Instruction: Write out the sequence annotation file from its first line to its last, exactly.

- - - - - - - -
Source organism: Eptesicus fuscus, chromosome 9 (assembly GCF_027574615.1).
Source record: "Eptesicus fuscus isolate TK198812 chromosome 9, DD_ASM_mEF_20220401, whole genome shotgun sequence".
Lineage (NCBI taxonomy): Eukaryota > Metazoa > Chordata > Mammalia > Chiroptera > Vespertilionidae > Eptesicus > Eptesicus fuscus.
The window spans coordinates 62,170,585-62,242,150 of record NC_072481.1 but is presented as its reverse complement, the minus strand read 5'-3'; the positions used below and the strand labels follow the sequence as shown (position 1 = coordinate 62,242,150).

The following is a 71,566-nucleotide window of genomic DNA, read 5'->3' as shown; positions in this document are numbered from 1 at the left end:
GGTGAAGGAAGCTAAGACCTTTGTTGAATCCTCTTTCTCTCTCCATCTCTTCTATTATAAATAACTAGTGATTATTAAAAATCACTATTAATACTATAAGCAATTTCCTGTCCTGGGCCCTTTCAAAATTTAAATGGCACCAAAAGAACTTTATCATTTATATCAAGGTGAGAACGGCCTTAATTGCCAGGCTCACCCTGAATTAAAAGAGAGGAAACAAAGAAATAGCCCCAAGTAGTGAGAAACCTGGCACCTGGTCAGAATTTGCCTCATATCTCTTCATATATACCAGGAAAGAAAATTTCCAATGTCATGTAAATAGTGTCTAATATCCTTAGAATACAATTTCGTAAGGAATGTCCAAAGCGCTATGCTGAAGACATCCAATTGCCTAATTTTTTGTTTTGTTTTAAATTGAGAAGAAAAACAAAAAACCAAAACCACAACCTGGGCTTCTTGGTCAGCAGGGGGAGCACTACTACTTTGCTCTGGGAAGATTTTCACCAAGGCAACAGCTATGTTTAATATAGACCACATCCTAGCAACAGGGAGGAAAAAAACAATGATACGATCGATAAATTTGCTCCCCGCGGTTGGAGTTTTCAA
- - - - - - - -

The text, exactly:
Source organism: Eptesicus fuscus, chromosome 9 (assembly GCF_027574615.1).
Source record: "Eptesicus fuscus isolate TK198812 chromosome 9, DD_ASM_mEF_20220401, whole genome shotgun sequence".
Lineage (NCBI taxonomy): Eukaryota > Metazoa > Chordata > Mammalia > Chiroptera > Vespertilionidae > Eptesicus > Eptesicus fuscus.
The window spans coordinates 62,170,585-62,242,150 of record NC_072481.1 but is presented as its reverse complement, the minus strand read 5'-3'; the positions used below and the strand labels follow the sequence as shown (position 1 = coordinate 62,242,150).

The following is a 71,566-nucleotide window of genomic DNA, read 5'->3' as shown; positions in this document are numbered from 1 at the left end:
GGTGAAGGAAGCTAAGACCTTTGTTGAATCCTCTTTCTCTCTCCATCTCTTCTATTATAAATAACTAGTGATTATTAAAAATCACTATTAATACTATAAGCAATTTCCTGTCCTGGGCCCTTTCAAAATTTAAATGGCACCAAAAGAACTTTATCATTTATATCAAGGTGAGAACGGCCTTAATTGCCAGGCTCACCCTGAATTAAAAGAGAGGAAACAAAGAAATAGCCCCAAGTAGTGAGAAACCTGGCACCTGGTCAGAATTTGCCTCATATCTCTTCATATATACCAGGAAAGAAAATTTCCAATGTCATGTAAATAGTGTCTAATATCCTTAGAATACAATTTCGTAAGGAATGTCCAAAGCGCTATGCTGAAGACATCCAATTGCCTAATTTTTTGTTTTGTTTTAAATTGAGAAGAAAAACAAAAAACCAAAACCACAACCTGGGCTTCTTGGTCAGCAGGGGGAGCACTACTACTTTGCTCTGGGAAGATTTTCACCAAGGCAACAGCTATGTTTAATATAGACCACATCCTAGCAACAGGGAGGAAAAAAACAATGATACGATCGATAAATTTGCTCCCCGCGGTTGGAGTTTTCAA